Tuesday, June 12, 2018

Pre-Race Jitters (nerves, anxiety, etc.)

Guess what, it is normal to be nervous before a Triathlon, Marathon, 5K, etc. It does not matter at what level your fitness is, it is human nature, so just breathe and try to relax.

Easier said than done, right? Everyone has their own way to calm down, but there are some things that can go a long way to help the week before your race/event.
  1. Remember all the work you have put into training, and be ok with your current level of fitness. Maintain as clean a diet and good hydration as possible, up to your race/event. I would also suggest sticking with foods you are familiar with, and not try that new protein bar, etc. in the event it doesn’t like you so much.
  2. Make a list of what items you need with you, pre-pack your bag, ready your water/electrolytes/snacks you will need during the race. For me music is key on the later legs of the Tri, so making sure you have a proper play list to keep you pushing through the harder bits really helps me, and it is fun to review your favorite songs (and sing) when stressed, maybe even get up and dance about the kitchen a bit to let go of some of the anxiety/nerves building up.
  3. Remember you can tweak the activities in the event. If you find a portion of the event is causing you pain or concern, you can tweak it. Ex. if you started your swim too fast and got winded (it happens to a lot of people), turn over on your back and either back stroke or do a stroke called the penguin – where you reach above your head and scoop the water down towards your sides with both hands; or if a knee starts to hurt on the run/walk, maybe swap out to the elliptical, which can be less painful to an injured knee. Just know the race is not set in stone, especially the Lipedema Triathlon, which is all about inclusivity – we want as many people as possible to try to do whatever they are comfortable with – it is a community race, no stress, everyone there is thrilled you are there, or online supporting them. A way to assist in calming the nerves of the what ifs, is to come up with some alternative things you can do should you need to adjust your movements.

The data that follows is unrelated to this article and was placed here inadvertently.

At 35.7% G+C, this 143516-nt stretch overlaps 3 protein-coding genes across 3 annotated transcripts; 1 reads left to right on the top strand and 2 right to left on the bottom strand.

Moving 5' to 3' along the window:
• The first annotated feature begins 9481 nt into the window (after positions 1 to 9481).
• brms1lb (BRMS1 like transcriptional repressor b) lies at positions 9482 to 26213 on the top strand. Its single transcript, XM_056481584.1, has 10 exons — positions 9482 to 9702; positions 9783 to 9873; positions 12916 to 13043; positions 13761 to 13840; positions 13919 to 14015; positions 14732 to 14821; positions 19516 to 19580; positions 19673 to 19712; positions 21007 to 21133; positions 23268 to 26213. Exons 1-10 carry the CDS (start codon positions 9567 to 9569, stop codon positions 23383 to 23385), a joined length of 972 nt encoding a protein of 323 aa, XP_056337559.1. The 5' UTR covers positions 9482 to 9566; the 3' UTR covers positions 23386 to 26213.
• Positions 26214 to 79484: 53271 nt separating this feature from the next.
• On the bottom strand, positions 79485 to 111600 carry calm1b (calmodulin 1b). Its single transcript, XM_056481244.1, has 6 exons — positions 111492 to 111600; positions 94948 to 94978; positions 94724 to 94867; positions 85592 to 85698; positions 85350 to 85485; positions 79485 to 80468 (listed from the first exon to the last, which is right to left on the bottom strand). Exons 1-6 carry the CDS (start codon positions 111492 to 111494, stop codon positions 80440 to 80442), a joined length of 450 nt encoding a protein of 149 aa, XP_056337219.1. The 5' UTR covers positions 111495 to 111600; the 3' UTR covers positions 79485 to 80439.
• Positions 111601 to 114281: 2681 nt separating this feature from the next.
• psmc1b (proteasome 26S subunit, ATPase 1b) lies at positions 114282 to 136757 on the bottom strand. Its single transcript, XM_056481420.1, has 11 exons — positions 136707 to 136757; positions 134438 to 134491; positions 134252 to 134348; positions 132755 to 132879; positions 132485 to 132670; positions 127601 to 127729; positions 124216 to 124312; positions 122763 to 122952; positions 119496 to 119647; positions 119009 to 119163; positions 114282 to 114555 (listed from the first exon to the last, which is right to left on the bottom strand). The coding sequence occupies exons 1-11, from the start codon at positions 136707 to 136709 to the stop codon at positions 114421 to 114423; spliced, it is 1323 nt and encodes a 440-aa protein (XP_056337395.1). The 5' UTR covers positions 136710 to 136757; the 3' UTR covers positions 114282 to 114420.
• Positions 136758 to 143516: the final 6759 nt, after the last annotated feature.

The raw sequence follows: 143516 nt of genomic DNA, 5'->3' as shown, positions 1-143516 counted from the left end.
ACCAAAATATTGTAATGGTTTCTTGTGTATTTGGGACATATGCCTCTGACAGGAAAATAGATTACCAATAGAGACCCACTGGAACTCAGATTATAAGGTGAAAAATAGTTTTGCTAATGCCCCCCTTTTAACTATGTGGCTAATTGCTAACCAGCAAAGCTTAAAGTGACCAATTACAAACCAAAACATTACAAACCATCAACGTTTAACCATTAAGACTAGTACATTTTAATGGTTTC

4. Take a walk, get a massage, play in the pool, do things that help calm you down. Even take a nap (or two or three). Sleep is good when nerves are flaring up. Especially the night before, get a good night’s sleep. Instead of running through the race events in your mind while you can’t fall asleep, think about all the workouts, training, and activities you have been doing to get your body ready for the event. Swinging sledge hammers, flipping tires, taking walks, swimming, etc. Break down each thing you have done, and how it made you feel strong, happy, exhausted, etc. Before you know it going through all those sessions will be just like counting sheep and hopefully you drift off to sleep. But if you cannot fall asleep, try not to stress about it, listen to some music and envision yourself finishing each leg of the Tri. 
  5. On the morning of the event, try to stay positive, remember you are badass just for signing up for the race! Have fun, swimming is fun, riding a bike is fun, and running/walking can be fun (did you catch my least favorite there LOL) – but in all honesty, after being nearly immobile five years ago, I find each part is a huge thrill – for my body to be able to do what I’m about to ask of it, is the biggest reward. I remind myself five years ago I couldn’t have swum, biked, or walked these distances. I literally thank my Lipedema legs for all they are letting me experience.

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